The build quality of this lens feels superb, at least as good as the white telephoto L lenses you've used before.
I've seen RF 70-200 mock-ups prior to holding a production model but holding this lens in your hands really drives home how compact and light it is. New for a 70-200 L lens is that this model extends, allowing it to become considerably shorter at 70mm than the previous models. The volume difference noticed especially in a backpack is huge. With a retracted length of 5.75" (146mm), it will fit upright into many lens backpack/case slots. The extending portion of the lens feels solid with very little play.
The zoom ring is very smooth with the normal L-grade feel.
The lightweight tripod ring is not riding on steel bearings and the friction fit is not especially smooth during rotation. I originally feared that the compact tripod ring would have too much flex, but reality is that it is very solid, impressively so for the size. Replacement lens feet will require the entire ring to be replaced.
Image quality will be of utmost importance and to help with that early assessment, I've uploaded some full-size images for you to review. Keep in consideration that the models being photographed in these images were moving constantly. The handheld shutter speed was 1/500 (marginal for the action) and the lighting was not optimal, changing in brightness and often strongly-colored for effect (do not use these images for critique of color rendering). While these are not lab-grade samples, the results are still quite impressive.
Be sure to observe the sharp plane of focus for your judgments. Note the faces of the models are considerably off-center, showing performance toward the periphery of the image circle. All images were processed in DPP using the standard picture style with sharpness strength set to "2" (0-10 scale) with all lens corrections disabled. Images were saved as 70-quality JPGs in Photoshop. ISO settings were mid-level (not optimal for image quality discernment, light noise reduction has been applied (2,3 or 3,3) and I opted to brighten all images shared here (see setting and adjustments listed for each image). Still, I think you will like what you see.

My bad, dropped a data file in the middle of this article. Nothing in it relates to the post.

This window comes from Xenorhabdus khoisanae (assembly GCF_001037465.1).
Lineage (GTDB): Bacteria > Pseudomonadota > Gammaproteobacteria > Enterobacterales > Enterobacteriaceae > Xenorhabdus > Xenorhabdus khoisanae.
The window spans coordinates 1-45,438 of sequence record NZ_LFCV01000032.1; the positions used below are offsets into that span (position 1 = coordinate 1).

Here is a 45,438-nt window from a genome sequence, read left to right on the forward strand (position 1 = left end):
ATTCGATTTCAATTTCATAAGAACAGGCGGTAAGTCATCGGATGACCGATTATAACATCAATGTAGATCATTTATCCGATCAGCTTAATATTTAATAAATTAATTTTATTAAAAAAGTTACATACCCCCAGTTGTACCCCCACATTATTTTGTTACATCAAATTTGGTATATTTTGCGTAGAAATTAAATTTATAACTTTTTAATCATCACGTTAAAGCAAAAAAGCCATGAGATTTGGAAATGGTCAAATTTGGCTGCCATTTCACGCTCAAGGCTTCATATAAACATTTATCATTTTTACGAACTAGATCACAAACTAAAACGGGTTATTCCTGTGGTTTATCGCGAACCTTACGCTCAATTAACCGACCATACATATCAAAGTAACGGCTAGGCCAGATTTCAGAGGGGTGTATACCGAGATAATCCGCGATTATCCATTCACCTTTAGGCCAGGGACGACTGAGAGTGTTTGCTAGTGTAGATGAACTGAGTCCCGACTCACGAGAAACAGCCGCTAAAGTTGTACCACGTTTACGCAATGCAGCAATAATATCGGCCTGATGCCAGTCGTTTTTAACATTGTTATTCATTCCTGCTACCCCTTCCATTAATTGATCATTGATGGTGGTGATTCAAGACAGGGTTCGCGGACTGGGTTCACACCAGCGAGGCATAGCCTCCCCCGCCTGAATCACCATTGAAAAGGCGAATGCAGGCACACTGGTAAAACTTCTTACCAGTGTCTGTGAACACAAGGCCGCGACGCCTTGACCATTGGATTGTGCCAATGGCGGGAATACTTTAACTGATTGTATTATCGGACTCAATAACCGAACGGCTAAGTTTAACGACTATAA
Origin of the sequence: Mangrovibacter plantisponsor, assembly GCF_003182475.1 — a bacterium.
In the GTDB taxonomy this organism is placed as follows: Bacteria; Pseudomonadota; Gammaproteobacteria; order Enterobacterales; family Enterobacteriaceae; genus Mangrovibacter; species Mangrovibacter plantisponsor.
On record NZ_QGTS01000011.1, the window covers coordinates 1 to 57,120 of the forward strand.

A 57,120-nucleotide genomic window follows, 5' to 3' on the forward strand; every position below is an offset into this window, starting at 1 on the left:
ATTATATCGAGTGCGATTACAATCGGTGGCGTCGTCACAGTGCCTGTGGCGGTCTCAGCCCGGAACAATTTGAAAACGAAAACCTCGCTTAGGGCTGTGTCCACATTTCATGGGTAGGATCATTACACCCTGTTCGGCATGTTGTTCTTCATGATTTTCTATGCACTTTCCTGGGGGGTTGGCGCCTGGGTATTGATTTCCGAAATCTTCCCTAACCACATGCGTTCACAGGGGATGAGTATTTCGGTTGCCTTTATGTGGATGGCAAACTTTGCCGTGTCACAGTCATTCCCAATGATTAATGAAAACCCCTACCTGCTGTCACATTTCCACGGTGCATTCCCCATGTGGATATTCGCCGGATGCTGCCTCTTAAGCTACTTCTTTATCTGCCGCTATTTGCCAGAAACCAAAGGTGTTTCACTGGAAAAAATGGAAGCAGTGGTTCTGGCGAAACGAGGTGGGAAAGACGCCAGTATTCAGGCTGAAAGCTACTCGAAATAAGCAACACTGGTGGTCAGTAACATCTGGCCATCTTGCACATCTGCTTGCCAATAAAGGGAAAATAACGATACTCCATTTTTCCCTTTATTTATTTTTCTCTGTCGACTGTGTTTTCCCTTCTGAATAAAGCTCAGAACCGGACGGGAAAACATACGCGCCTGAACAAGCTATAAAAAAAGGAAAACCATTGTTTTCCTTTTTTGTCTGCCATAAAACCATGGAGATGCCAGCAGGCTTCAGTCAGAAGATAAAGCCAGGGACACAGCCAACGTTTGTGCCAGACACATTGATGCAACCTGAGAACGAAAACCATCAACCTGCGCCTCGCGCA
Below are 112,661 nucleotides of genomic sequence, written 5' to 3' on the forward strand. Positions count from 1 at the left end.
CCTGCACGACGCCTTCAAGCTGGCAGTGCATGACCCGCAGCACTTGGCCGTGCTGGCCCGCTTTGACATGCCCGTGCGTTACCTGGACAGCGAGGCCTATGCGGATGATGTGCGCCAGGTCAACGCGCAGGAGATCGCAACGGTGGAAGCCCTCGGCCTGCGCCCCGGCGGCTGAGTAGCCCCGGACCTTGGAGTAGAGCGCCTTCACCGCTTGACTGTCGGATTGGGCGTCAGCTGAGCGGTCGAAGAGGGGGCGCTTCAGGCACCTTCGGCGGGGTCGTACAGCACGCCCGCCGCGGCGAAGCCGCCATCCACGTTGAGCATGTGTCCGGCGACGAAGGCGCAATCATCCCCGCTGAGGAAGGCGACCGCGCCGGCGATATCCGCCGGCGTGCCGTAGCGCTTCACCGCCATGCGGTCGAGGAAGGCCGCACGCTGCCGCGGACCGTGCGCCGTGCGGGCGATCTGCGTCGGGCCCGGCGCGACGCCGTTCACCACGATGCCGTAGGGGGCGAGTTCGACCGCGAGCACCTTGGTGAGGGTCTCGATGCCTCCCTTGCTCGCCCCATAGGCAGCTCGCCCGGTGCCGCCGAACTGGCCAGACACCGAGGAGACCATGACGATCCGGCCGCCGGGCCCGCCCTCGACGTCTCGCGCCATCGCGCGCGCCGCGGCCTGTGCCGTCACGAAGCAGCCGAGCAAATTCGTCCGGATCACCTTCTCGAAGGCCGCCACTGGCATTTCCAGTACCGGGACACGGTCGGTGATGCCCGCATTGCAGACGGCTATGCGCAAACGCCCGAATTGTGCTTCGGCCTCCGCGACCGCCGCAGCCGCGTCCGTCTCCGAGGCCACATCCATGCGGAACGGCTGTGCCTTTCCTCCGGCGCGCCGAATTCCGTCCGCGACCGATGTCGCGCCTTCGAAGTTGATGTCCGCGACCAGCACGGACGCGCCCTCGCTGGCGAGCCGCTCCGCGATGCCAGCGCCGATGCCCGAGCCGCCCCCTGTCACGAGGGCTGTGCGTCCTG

In a 70-200mm lens, I expect the 200mm focal length to deliver the softest results. Thus, I was especially interested to see how 200mm performed in this lens. The first example was captured at ISO 1000 and processed with +0.33 EV. Click on the image to download the full size file.
Check out the sharpness of the model's face and follow the sharpness of the dress circles along the plane of sharp focus.
The second example was captured at ISO 1200 and processed with +0.67 EV. Again, click on the image to download the full size file.
Again, check out the sharpness of the model's face and follow the sharpness of the black sweater along the plane of sharp focus. Also, check out the lack of color fringing that would be made apparent in the foreground and background blur of the white hairpiece and the reflective silver pieces on the dress.
The 70mm focal length is also important and it is the other full extent of the zoom range, potentially another weak point. While the details being rendered smaller in the frame is disadvantageous from an apparent-sharpness perspective, the results still look great. Look at the netting in the hat. This example was captured at ISO 500 and processed with +0.82 EV.
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Where you buy your gear matters. You expect to get what you ordered and you want to pay a low price for it. The retailers I recommend below are the ones I trust for my purchases. Get your Canon RF 70-200mm F2.8 L IS USM Lens now from:B&H Photo